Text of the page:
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|Publisher:||At the Clarendon press|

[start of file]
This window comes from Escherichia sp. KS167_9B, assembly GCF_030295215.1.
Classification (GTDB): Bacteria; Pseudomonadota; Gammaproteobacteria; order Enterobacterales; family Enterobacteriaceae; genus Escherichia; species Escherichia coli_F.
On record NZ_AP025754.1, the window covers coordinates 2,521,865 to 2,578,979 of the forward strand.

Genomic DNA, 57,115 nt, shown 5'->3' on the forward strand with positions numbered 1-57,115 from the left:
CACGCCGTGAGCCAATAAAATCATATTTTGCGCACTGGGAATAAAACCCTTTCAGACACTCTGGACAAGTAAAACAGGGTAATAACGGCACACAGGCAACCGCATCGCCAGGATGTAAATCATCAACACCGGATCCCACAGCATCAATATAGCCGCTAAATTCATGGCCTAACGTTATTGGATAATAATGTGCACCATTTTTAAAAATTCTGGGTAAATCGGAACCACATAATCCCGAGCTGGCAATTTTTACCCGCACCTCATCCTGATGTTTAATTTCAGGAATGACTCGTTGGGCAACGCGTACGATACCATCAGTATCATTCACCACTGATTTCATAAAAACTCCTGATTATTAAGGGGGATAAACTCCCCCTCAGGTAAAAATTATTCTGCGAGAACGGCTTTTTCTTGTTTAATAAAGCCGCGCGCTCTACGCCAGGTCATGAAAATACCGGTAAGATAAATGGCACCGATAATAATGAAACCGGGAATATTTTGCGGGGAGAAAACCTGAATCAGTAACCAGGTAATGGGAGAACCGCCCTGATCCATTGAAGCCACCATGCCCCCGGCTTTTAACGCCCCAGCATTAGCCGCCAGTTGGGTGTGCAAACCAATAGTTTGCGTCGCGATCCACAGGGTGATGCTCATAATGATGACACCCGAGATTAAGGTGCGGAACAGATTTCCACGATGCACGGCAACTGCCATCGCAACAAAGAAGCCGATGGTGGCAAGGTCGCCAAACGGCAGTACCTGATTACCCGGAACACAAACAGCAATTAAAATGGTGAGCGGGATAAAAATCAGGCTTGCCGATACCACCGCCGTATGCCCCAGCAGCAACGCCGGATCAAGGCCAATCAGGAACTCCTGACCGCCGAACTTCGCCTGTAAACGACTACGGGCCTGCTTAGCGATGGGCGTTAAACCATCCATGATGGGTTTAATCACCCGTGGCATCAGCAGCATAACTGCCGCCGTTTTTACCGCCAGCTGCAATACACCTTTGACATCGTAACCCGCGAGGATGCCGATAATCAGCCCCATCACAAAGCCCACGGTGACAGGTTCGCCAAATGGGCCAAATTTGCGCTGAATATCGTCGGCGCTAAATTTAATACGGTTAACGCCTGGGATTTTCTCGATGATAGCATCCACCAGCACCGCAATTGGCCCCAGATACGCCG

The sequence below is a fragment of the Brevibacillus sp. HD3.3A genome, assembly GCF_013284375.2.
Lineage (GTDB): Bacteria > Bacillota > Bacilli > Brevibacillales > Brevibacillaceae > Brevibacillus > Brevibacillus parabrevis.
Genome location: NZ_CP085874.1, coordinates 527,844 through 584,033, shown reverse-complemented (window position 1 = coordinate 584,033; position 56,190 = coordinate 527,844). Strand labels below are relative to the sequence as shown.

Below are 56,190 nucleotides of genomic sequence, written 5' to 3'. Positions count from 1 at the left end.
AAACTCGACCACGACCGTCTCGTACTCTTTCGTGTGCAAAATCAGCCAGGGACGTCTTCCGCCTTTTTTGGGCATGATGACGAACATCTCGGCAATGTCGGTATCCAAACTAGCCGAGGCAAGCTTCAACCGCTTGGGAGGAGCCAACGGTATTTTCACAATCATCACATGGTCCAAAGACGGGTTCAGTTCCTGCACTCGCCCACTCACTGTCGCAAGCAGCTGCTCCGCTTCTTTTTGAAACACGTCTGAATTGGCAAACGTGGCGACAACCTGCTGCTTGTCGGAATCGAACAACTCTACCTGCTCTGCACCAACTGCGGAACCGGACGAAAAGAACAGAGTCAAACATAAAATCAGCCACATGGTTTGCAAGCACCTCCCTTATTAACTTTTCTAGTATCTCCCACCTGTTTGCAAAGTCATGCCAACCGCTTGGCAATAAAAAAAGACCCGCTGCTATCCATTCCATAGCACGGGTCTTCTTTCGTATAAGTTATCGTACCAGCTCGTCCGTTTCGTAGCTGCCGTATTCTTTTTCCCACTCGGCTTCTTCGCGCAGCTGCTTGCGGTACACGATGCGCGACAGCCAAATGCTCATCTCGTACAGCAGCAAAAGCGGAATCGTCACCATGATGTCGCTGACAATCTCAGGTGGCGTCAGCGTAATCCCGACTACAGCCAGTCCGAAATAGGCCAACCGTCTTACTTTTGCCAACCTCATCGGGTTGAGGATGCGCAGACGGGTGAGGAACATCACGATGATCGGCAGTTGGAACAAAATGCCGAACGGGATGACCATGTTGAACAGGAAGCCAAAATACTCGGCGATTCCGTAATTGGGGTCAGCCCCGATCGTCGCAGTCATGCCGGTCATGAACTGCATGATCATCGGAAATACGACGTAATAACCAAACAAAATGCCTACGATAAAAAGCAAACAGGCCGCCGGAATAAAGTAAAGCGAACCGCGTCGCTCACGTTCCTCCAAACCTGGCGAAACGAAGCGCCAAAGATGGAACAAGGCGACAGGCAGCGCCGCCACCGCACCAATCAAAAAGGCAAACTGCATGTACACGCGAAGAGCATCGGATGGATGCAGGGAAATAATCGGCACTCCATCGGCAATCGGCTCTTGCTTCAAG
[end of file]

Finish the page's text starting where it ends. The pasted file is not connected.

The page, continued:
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CHAPTER III. On the Inductive Methods. INDUCTION has been defined to be a legitimate inference from the known to the unknown. But the unknown must not be entirely unknown. It must be known to agree in certain circumstances with the known, and it is in virtue of this agreement that the inference is made. Now, how are we to ascertain what are the common circumstances which justify the inductive inference ? X and Y may both agree in exhibiting the circumstances a, b, c, but it will not follow because X exhibits the quality m, that therefore this quality will also necessarily be found in Y. Nor even, if twenty, thirty, a hundred, or a thousand cases could be adduced in which the circumstances a, b, c were found to be accompanied by the circumstance m, would it follow necessarily (it might not even follow probably) that the next case in which we detected the circumstances a, b, c would also exhibit the quality m. We might pass through a field containing thousands of blue hyacinths, but this fact would not justify us in expecting that the next time we sawa hyacinth, it would be a blue one. This form of induc- tion (Inductio per Enumerationem Simpliceni) may have no value whatever. In most cases, the condemnation passed on it by Bacon1 is perfectly just: ' Inductio quae pro- cedit per enumerationem simplicem, res puerilis est, et precario concludit, et periculo exponitur ab instantia con- tradictoria, et plerumque secundum pauciora quam par eet, et ex his tantummodo quae prassto sunt, pronunciat.' But when we have reason to think that any instances to' the contrary, if there were such, would be known to us, the argument may possess considerable value, and when, as in the case of theLaws of Causation and of the Uniformity of Nature, we feel certain, from a wide and uncontra- dicted ...